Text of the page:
Unless the agreement specifies the interest rate, interest accrues at the rate of 10% "per annum" after the breach (the particular nonpayment) AND NOT 5% of that month's rent! [Ca Civil § 3289(b) (applicable to contracts entered into after 1/1/86)] But, again, it MUST BE specified as a late fee on overdue rent. If it is specified, the interest charges - - no matter the rate - - do not risk violating the state usury law.

    To be chargeable to you, the landlord HAD to have placed the following, or similar, clauses in your lease - -

    "Interest on Late Payments. Any installment of rent due under this Lease, or any other sum not paid to Landlord, on the date due hereunder, shall bear interest at a rate (the "Default Rate") equal to the lesser of (a) the maximum rate allowed by applicable law or (b) five percent (5%) per annum in excess of the reference or prime rate announced from time to time by Bank of America, NA, from the date due and payable until the same shall have been fully paid as additional rent, but the payment of such interest shall not excuse or cure any default by Tenant under this Lease."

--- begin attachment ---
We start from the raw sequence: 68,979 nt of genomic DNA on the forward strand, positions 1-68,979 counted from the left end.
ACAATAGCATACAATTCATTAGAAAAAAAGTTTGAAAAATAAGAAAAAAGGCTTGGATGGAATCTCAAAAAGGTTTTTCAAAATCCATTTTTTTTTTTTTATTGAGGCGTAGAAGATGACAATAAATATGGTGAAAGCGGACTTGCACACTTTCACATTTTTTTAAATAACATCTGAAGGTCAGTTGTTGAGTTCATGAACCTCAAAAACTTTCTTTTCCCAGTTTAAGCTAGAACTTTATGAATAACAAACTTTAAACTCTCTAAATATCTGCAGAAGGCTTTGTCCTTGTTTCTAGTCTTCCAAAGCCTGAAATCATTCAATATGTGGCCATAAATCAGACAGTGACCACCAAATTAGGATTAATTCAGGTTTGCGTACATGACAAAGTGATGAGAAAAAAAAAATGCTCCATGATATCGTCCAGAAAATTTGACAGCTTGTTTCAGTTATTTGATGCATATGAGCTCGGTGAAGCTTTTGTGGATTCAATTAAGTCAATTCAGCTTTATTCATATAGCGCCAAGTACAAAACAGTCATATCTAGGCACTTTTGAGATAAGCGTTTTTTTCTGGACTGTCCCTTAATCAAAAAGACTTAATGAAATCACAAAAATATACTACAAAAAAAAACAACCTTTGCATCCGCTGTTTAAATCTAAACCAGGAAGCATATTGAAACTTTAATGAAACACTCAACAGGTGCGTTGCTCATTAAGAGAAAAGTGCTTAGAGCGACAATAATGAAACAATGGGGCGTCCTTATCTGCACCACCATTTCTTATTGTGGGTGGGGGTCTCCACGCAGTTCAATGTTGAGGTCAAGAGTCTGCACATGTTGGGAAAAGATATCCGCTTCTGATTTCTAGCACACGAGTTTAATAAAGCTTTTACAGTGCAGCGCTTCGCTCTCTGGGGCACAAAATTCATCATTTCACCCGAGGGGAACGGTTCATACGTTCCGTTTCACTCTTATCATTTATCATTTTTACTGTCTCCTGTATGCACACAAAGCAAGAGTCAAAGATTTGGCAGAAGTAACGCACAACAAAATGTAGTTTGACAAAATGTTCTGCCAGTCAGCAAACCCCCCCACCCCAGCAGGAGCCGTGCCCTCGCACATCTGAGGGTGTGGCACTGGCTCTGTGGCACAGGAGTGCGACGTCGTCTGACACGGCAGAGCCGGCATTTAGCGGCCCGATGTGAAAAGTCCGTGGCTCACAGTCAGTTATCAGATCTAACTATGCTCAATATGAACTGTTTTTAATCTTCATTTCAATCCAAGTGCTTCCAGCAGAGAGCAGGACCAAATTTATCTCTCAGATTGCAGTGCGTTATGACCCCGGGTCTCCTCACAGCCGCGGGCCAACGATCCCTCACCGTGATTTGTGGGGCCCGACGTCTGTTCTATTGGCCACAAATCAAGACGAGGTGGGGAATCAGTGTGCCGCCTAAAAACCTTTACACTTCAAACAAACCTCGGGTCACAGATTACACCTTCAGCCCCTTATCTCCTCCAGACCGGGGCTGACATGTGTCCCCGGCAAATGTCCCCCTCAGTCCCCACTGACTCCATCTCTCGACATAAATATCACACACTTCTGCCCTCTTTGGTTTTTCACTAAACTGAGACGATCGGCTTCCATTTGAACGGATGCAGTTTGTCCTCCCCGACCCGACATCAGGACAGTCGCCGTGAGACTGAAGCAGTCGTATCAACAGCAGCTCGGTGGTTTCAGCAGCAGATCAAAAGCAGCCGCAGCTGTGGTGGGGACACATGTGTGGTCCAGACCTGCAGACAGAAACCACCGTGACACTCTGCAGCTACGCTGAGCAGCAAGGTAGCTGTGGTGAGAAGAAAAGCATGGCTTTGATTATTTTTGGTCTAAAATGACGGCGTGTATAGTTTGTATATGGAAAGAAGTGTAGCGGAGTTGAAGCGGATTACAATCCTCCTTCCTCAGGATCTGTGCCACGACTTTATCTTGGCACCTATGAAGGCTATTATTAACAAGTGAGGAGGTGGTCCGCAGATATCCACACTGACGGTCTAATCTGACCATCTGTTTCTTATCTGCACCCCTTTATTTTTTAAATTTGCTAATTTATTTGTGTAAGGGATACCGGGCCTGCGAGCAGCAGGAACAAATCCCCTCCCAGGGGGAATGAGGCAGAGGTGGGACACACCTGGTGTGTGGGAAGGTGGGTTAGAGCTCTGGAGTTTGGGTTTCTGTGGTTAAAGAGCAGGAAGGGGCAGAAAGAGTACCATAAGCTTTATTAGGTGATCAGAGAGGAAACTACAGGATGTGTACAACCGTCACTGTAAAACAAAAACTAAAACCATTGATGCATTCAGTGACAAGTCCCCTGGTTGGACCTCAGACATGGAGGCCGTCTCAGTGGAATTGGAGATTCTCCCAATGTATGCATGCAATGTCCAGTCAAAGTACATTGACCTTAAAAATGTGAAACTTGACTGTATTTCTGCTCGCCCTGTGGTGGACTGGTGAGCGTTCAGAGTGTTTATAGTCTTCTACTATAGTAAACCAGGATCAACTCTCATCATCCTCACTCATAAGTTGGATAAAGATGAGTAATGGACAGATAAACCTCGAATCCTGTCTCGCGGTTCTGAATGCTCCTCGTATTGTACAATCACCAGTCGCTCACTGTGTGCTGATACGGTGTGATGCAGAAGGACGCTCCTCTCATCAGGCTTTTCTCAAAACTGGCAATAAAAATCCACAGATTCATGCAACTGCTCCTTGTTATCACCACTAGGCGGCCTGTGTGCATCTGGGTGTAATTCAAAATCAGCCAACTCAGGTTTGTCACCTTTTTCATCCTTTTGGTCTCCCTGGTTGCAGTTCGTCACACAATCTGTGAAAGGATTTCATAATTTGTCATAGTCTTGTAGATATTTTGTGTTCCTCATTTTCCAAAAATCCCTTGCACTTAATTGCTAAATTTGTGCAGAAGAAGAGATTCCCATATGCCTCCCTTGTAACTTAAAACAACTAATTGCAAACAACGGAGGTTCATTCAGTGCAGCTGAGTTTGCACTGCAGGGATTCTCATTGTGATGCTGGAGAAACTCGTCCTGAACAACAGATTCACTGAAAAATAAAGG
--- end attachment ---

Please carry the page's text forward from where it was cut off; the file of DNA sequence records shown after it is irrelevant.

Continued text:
"Late Charges. Tenant hereby acknowledges that the late payment by Tenant to Landlord of rent or any other sum due hereunder will cause Landlord to incur costs not contemplated by this Lease, the exact amount of which will be extremely difficult to ascertain. Such costs may include, but are not limited to, administrative, processing and accounting charges, and late charges which may be imposed on Landlord by the terms of any ground lease, mortgage or trust deed covering the Premises. Accordingly, if any installment of rent, or any other sum due from Tenant, shall not be received by Landlord within ten (10) days after the date due under this Lease, then Tenant shall pay to Landlord, in addition to the interest provided above, a late charge in the amount of ten (10) cents for each one dollar due as additional rent. The parties agree that such late charges represents a fair and reasonable estimate of the cost Landlord will incur by reason of late payment by Tenant. Acceptance of such late charge by Landlord shall in no event constitute a waiver of Tenant's default with respect to such overdue amount, nor prevent Landlord from exercising any of its other rights or remedies hereunder. Any late charge shall be deemed additional rent and collection thereof shall be in addition to all of Landlord's other rights and remedies hereunder or at law or in equity and shall not be construed as liquidated damages or as limiting Landlord's remedies in any manner. Any payments of any kind returned for insufficient funds will be subject to an additional handling charge of Twenty Dollars ($20.00)."